This series has twelve easy 5 minute installments. This first installment: China at Confucius’ Birth.
He began as a political reformer, became a statesman, an administrator and then one of history’s greatest philosophers. His legacy was a revolution for China.
This selection is from Confucianism and Taouism by Robert K. Douglas published in 1889. For works benefiting from the latest research see the “More information” section at the bottom of these pages.
Robert K. Douglas was a British diplomat to China and a Professor of Chinese at Kings College, London.
Time: 551 BC – 479 BC
At the time of which we write the Chinese were still clinging to the banks of the Yellow River, along which they had first entered the country, and formed, within the limits of China proper, a few states on either shore lying between the 33d and 38th parallels of latitude, and the 106th and 119th of longitude. The royal state of Chow occupied part of the modern province of Honan. To the north of this was the powerful state of Tsin, embracing the modern province of Shanse and part of Chili; to the south was the barbarous state of Ts’oo, which stretched as far as the Yang-tsze-kiang; to the east, reaching to the coast, were a number of smaller states, among which those of Ts’e, Loo, Wei, Sung, and Ching were the chief and to the west of the Yellow River was the state of Ts’in, which was destined eventually to gain the mastery over the contending principalities.
On the establishment of the Chow dynasty, King Woo had apportioned these fiefships among members of his family, his adherents, and the descendants of some of the ancient virtuous kings. Each prince was empowered to administer his government as he pleased so long as he followed the general lines indicated by history; and in the event of any act of aggression on the part of one state against another, the matter was to be reported to the king of the sovereign state, who was bound to punish the offender. It is plain that in such a system the elements of disorder must lie near the surface; and no sooner was the authority of the central state lessened by the want of ability shown by the successors of kings Woo, Ching, and K’ang, than constant strife broke out between the several chiefs. The hand of every man was against his neighbor, and the smaller states suffered the usual fate, under like circumstances, of being encroached upon and absorbed, notwithstanding their appeals for help to their common sovereign. The House of Chow having been thus found wanting, the device was resorted to of appointing one of the most powerful princes as a presiding chief, who should exercise royal functions, leaving the king only the title and paraphernalia of sovereignty. In fact, the China of this period was governed and administered very much as Japan was up till about twenty years ago. For Mikado, Shogun, and ruling Daimios, read king, presiding chief, and princes, and the parallel is as nearly as possible complete. The result of the system, however, in the two countries was different, for apart from the support received by the Mikado from the belief in his heavenly origin, the insular position of Japan prevented the possibility of the advent of elements of disorder from without, whereas the principalities of China were surrounded by semi-barbarous states, the chiefs of which were engaged in constant warfare with them.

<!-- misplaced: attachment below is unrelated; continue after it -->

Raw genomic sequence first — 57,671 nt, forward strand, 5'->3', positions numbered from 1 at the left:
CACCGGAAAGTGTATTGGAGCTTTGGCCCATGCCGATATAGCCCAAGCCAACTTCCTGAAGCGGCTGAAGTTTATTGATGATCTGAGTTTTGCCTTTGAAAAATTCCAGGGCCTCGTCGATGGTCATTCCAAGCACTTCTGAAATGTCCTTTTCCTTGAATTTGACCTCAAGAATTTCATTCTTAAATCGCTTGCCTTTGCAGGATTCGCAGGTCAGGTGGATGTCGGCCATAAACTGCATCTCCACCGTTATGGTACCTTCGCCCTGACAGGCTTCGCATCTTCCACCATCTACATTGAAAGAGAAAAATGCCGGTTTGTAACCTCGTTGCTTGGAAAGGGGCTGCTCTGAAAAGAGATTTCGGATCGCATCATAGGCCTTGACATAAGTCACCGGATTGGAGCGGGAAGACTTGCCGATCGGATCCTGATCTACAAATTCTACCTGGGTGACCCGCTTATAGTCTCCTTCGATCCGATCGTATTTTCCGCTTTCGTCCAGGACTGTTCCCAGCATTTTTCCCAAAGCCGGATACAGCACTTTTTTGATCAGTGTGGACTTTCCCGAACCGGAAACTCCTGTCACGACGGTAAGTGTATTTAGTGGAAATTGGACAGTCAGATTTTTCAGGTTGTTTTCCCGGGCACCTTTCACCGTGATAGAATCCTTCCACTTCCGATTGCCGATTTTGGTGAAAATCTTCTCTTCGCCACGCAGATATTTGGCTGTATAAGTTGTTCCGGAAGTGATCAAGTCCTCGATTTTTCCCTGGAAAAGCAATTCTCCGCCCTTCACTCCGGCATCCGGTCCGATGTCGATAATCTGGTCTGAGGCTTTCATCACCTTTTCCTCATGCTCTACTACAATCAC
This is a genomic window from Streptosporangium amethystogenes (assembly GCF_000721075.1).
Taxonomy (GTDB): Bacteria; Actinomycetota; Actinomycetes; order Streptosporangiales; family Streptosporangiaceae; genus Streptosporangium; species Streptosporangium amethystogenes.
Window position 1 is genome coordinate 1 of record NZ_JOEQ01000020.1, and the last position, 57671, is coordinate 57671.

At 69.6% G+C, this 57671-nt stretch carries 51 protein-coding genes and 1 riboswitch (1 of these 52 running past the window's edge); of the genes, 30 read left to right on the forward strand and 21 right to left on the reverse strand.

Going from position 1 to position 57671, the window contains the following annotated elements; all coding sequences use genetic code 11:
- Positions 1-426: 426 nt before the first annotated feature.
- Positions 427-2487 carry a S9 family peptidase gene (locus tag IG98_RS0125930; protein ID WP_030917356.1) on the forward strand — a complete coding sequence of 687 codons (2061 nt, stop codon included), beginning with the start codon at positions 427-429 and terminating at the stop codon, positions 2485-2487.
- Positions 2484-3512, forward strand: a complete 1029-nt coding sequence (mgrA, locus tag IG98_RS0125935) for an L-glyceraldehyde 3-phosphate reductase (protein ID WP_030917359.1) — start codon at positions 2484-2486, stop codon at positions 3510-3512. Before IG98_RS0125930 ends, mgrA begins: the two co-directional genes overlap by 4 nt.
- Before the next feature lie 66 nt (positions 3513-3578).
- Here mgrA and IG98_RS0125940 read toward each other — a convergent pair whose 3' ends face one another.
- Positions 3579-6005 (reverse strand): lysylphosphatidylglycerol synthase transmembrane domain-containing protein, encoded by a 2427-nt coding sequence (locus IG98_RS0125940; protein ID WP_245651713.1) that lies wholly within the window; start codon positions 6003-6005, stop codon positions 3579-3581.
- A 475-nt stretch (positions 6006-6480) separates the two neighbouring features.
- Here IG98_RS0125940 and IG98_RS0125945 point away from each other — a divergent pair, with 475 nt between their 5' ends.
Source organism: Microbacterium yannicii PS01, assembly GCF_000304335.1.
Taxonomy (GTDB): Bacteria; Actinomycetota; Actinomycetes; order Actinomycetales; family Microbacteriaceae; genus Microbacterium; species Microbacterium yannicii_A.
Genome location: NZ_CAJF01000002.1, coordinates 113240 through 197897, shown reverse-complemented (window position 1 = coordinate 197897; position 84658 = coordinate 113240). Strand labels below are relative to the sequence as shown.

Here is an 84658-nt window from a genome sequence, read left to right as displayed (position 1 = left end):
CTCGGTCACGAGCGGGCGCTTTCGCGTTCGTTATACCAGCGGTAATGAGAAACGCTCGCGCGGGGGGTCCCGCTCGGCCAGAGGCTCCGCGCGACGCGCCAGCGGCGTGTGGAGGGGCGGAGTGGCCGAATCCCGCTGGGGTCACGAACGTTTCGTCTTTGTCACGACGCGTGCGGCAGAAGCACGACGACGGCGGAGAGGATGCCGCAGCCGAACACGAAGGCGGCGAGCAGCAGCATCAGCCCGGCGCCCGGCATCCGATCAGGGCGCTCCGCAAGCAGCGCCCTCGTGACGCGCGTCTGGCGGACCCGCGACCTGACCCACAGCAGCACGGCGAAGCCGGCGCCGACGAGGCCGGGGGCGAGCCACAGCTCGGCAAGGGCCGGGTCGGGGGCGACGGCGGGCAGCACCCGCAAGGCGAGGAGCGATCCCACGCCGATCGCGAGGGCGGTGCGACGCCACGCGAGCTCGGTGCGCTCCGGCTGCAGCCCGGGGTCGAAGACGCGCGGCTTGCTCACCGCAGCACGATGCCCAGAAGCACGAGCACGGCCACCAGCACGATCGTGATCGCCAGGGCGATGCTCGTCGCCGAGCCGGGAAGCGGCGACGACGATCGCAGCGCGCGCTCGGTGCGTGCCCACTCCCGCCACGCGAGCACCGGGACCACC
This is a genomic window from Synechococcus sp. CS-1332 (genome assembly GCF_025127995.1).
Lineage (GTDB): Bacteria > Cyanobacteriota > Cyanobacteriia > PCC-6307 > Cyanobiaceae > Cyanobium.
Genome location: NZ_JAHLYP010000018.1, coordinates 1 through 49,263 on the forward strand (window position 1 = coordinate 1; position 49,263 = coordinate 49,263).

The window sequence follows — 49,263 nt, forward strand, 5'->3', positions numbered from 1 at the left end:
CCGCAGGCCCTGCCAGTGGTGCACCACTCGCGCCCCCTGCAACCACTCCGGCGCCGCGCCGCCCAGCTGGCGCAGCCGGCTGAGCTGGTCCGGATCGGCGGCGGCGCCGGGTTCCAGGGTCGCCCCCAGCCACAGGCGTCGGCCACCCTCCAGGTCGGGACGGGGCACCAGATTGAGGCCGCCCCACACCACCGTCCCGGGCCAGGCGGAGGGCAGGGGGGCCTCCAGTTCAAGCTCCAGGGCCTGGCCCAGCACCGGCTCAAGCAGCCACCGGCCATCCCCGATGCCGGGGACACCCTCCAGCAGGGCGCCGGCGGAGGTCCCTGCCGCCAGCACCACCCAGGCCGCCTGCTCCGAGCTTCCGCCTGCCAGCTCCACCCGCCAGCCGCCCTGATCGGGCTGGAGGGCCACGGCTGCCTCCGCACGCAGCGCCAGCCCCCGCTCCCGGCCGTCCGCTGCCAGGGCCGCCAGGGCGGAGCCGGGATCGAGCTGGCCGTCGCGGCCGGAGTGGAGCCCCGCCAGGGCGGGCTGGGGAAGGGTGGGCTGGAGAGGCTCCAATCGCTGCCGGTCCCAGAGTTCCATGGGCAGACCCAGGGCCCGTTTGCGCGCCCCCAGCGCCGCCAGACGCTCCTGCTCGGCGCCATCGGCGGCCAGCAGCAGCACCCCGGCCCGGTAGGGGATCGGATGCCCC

Confucius’ deep spirit of loyalty to the House of Chow forbade his following in the Book of History the careers of the sovereigns who reigned between the death of Muh in B.C. 946 and the accession of P’ing in 770. One after another these kings rose, reigned, and died, leaving each to his successor an ever-increasing heritage of woe. During the reign of Seuen (827-781) a gleam of light seems to have shot through the pervading darkness. Though falling far short of the excellencies of the founders of the dynasty, he yet strove to follow, though at a long interval, the examples they had set him; and according to the Chinese belief, as an acknowledgment from Heaven of his efforts in the direction of virtue, it was given him to sit upon the throne for nearly half a century.
His successor, Yew, “the Dark,” appears to even less advantage. No redeeming acts relieve the general disorder of his reign, and at the instigation of a favorite concubine he is said to have committed acts which place him on a level with Kee and Show. Earthquakes, storms, and astrological portents appeared as in the dark days at the close of the Hea and Shang dynasties. His capital was surrounded by the barbarian allies of the Prince of Shin, the father of his wife, whom he had dismissed at the request of his favorite, and in an attempt to escape he fell a victim to their weapons.
With this event the Western Chow dynasty was brought to a close.
Here, also, the Book of History comes to an end, and the Spring and Autumn Annals by Confucius takes up the tale of iniquity and disorder which overspread the land. No more dreadful record of a nation’s struggles can be imagined than that contained in Confucius’s history. The country was torn by discord and desolated by wars. Husbandry was neglected, the peace of households was destroyed, and plunder and rapine were the watchwords of the time.
Such was the state of China at the time of the birth of Confucius (B.C. 551). Of the parents of the Sage we know but little, except that his father, Shuh-leang Heih, was a military officer, eminent for his commanding stature, his great bravery, and immense strength, and that his mother’s name was Yen Ching-tsai The marriage of this couple took place when Heih was seventy years old, and the prospect, therefore, of his having an heir having been but slight, unusual rejoicings commemorated the birth of the son, who was destined to achieve such everlasting fame.